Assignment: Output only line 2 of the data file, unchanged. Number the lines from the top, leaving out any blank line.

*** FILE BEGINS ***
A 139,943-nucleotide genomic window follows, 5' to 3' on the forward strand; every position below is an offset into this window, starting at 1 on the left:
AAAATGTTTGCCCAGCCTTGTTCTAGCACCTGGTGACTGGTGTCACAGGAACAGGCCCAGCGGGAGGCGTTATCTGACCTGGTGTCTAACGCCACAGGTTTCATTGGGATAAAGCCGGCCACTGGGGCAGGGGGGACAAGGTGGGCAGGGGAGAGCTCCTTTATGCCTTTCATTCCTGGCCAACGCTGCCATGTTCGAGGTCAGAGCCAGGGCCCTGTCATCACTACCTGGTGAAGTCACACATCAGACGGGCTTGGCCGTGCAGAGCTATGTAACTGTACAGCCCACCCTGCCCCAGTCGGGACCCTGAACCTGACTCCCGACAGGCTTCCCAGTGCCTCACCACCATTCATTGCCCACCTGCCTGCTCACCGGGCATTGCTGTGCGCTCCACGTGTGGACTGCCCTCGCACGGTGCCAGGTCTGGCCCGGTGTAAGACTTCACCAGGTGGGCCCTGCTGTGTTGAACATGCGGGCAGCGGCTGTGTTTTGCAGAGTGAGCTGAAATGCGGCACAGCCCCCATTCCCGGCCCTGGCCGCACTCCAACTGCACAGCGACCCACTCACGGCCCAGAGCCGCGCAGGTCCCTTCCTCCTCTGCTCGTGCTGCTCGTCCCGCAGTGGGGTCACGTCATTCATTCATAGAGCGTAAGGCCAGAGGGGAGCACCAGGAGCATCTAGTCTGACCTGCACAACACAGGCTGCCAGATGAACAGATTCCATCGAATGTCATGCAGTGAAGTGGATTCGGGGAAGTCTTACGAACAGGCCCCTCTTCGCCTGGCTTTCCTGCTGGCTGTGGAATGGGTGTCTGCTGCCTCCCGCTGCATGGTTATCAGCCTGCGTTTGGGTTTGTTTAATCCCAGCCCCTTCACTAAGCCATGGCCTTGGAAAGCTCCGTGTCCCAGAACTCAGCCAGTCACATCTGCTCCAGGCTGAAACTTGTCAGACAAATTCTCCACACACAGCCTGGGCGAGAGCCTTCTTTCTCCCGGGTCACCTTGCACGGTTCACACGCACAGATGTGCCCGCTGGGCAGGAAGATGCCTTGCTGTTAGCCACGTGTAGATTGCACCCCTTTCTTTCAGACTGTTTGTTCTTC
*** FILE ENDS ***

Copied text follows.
AAAATGTTTGCCCAGCCTTGTTCTAGCACCTGGTGACTGGTGTCACAGGAACAGGCCCAGCGGGAGGCGTTATCTGACCTGGTGTCTAACGCCACAGGTTTCATTGGGATAAAGCCGGCCACTGGGGCAGGGGGGACAAGGTGGGCAGGGGAGAGCTCCTTTATGCCTTTCATTCCTGGCCAACGCTGCCATGTTCGAGGTCAGAGCCAGGGCCCTGTCATCACTACCTGGTGAAGTCACACATCAGACGGGCTTGGCCGTGCAGAGCTATGTAACTGTACAGCCCACCCTGCCCCAGTCGGGACCCTGAACCTGACTCCCGACAGGCTTCCCAGTGCCTCACCACCATTCATTGCCCACCTGCCTGCTCACCGGGCATTGCTGTGCGCTCCACGTGTGGACTGCCCTCGCACGGTGCCAGGTCTGGCCCGGTGTAAGACTTCACCAGGTGGGCCCTGCTGTGTTGAACATGCGGGCAGCGGCTGTGTTTTGCAGAGTGAGCTGAAATGCGGCACAGCCCCCATTCCCGGCCCTGGCCGCACTCCAACTGCACAGCGACCCACTCACGGCCCAGAGCCGCGCAGGTCCCTTCCTCCTCTGCTCGTGCTGCTCGTCCCGCAGTGGGGTCACGTCATTCATTCATAGAGCGTAAGGCCAGAGGGGAGCACCAGGAGCATCTAGTCTGACCTGCACAACACAGGCTGCCAGATGAACAGATTCCATCGAATGTCATGCAGTGAAGTGGATTCGGGGAAGTCTTACGAACAGGCCCCTCTTCGCCTGGCTTTCCTGCTGGCTGTGGAATGGGTGTCTGCTGCCTCCCGCTGCATGGTTATCAGCCTGCGTTTGGGTTTGTTTAATCCCAGCCCCTTCACTAAGCCATGGCCTTGGAAAGCTCCGTGTCCCAGAACTCAGCCAGTCACATCTGCTCCAGGCTGAAACTTGTCAGACAAATTCTCCACACACAGCCTGGGCGAGAGCCTTCTTTCTCCCGGGTCACCTTGCACGGTTCACACGCACAGATGTGCCCGCTGGGCAGGAAGATGCCTTGCTGTTAGCCACGTGTAGATTGCACCCCTTTCTTTCAGACTGTTTGTTCTTC